Obama's Current Strategy Against ISIS Has Been Panned As Bad Policy By Former Top U.S. Generals. "But some of his predecessors disagree. James Mattis, a retired Marine general who commanded Central Command from 2010 to 2013, says the war on ISIS is 'unguided by a sustained policy or sound strategy [and is] replete with half-measures.' Anthony Zinni, a retired Marine four-star who held the same post from 1997 to 2000, says he doesn't think he could do so today. 'I don't want to be part of a strategy that in my heart of hearts I know is going to fail,' he says. 'It's a bad strategy, it's the wrong strategy, and maybe I would tell the President that he would be better served to find somebody who believes in it, whoever that idiot may be.'" (Mark Thompson, "Former U.S. Commanders Take Increasingly Dim View Of War On ISIS," Time, 8/31/16)

Director Of National Intelligence James Clapper: There Currently Exist More Terrorist Safe Havens "Than At Any Time In History." "Director of National Intelligence James Clapper, who was also at the Senate Armed Services Committee hearing, estimated that violent extremists were active in about 40 countries and that there currently exist more terrorist safe havens 'than at any time in history.'" (Ryan Browne, "Top Intelligence Official: ISIS To Attempt U.S. Attacks This Year," CNN, 2/9/16)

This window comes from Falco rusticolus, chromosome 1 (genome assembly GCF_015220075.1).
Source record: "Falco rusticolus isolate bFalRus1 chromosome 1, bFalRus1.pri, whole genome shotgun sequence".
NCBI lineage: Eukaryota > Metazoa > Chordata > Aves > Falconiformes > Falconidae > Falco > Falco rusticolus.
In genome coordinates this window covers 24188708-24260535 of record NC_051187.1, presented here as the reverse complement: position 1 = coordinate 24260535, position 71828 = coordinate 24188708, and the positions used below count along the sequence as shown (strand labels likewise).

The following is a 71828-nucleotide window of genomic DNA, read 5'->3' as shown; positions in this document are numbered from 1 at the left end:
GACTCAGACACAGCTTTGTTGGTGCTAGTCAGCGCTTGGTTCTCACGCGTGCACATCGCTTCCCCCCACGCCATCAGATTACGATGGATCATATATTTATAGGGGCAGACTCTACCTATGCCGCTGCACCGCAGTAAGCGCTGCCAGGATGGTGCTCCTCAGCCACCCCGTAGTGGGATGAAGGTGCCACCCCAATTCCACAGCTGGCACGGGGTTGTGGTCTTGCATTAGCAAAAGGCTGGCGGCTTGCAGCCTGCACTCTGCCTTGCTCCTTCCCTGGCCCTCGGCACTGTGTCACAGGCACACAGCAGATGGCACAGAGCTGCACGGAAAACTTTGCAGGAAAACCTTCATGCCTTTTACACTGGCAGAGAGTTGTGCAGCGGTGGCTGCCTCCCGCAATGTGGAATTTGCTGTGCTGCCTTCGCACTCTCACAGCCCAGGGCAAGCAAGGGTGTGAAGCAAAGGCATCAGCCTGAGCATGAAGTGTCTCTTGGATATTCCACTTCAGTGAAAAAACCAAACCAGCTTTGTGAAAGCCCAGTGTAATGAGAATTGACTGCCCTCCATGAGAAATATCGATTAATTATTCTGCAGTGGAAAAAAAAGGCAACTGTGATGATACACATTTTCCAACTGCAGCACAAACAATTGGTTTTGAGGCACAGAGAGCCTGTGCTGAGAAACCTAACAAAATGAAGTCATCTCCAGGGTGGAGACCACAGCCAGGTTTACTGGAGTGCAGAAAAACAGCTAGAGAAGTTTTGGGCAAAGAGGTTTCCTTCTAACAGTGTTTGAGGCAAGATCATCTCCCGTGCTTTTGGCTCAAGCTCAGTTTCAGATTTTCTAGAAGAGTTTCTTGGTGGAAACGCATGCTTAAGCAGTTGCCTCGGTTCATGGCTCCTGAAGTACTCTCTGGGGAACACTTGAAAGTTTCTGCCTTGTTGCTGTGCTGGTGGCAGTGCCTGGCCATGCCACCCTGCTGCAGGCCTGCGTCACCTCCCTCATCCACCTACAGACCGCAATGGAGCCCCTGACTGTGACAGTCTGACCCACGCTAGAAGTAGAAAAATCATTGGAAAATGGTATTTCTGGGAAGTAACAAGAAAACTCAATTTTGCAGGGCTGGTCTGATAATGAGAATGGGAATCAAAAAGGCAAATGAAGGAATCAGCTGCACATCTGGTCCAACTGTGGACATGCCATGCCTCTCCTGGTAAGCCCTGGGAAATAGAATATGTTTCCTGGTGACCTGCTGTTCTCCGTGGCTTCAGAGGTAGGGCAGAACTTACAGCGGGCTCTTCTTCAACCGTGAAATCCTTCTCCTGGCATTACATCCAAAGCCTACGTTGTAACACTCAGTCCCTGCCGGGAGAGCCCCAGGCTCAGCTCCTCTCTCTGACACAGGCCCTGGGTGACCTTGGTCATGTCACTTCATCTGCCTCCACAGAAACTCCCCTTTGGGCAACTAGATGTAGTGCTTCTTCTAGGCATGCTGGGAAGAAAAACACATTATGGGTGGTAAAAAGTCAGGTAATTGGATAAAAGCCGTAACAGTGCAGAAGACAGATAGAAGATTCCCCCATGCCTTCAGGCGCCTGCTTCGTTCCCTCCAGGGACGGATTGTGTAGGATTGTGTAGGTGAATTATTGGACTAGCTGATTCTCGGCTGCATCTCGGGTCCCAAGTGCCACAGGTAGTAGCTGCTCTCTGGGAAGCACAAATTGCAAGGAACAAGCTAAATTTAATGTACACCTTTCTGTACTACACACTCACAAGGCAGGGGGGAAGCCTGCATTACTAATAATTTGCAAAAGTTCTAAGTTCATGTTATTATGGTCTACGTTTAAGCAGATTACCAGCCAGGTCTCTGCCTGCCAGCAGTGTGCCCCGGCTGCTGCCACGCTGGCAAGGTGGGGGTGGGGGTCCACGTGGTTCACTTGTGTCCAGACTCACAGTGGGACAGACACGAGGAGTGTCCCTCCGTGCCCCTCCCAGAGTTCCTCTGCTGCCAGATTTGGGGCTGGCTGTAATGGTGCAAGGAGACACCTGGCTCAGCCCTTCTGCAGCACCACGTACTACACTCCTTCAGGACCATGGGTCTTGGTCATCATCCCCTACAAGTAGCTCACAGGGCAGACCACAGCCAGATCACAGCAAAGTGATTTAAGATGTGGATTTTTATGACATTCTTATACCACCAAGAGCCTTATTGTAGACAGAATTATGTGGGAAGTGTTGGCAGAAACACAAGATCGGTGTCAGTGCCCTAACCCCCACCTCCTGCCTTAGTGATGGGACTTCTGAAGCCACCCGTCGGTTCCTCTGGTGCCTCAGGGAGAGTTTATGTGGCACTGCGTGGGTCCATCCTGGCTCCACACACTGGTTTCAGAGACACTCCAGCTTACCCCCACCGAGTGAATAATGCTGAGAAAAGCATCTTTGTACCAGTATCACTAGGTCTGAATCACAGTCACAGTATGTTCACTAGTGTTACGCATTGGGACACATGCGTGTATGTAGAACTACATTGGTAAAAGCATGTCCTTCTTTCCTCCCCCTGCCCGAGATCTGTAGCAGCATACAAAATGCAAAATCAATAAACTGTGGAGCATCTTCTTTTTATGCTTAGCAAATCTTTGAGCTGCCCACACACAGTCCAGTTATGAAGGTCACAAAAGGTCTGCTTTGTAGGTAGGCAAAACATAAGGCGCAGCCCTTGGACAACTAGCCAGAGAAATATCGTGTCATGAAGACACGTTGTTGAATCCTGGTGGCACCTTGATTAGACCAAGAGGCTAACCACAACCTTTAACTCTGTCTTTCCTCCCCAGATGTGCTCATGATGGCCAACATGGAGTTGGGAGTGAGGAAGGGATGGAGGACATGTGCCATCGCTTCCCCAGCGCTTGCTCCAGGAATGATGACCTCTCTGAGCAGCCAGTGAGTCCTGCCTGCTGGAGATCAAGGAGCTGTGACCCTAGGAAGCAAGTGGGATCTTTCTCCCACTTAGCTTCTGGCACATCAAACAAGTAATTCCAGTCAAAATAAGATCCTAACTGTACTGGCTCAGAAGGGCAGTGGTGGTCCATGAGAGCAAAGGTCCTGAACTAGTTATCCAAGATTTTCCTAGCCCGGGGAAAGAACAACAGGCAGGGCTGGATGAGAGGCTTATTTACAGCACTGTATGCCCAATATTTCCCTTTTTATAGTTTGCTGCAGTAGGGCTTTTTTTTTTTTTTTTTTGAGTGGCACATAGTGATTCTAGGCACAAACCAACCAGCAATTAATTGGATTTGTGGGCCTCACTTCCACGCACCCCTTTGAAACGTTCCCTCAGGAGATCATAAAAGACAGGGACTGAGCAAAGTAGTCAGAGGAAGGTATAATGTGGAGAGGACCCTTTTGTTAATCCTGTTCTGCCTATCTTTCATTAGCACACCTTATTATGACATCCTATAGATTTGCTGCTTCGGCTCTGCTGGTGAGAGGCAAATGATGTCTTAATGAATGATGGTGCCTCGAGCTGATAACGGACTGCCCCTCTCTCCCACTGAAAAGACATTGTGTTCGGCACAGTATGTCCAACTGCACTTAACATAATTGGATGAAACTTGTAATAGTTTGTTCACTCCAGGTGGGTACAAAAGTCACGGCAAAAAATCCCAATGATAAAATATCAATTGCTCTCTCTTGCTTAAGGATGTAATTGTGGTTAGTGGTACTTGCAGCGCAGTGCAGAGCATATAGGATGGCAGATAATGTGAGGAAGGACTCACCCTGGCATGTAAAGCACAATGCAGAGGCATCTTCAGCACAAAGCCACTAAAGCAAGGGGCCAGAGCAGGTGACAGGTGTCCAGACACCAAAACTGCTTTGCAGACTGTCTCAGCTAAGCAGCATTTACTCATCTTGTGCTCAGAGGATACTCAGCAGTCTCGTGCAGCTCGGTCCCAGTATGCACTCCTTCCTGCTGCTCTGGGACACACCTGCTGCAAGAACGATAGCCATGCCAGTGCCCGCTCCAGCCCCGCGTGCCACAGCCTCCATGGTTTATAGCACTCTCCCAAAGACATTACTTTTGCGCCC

• Former Acting Director Of The CIA John McLaughlin: Due To Chaos In Syria And Iraq, ISIS Has More Ungoverned Territory At Its Disposal Than Any Terrorist Group Has Had "In Decades." "In fact, the combination of chaos in Iraq and Syria, the U.S. drawdowns in Afghanistan and Iraq, and the weakness of so many Middle Eastern and African governments give terrorists more 'ungoverned' space to exploit than has existed in the last couple decades." (John McLaughlin, "ISIS Is Hurt But Its End Is Not In Sight," The Cipher Brief, 7/28/16)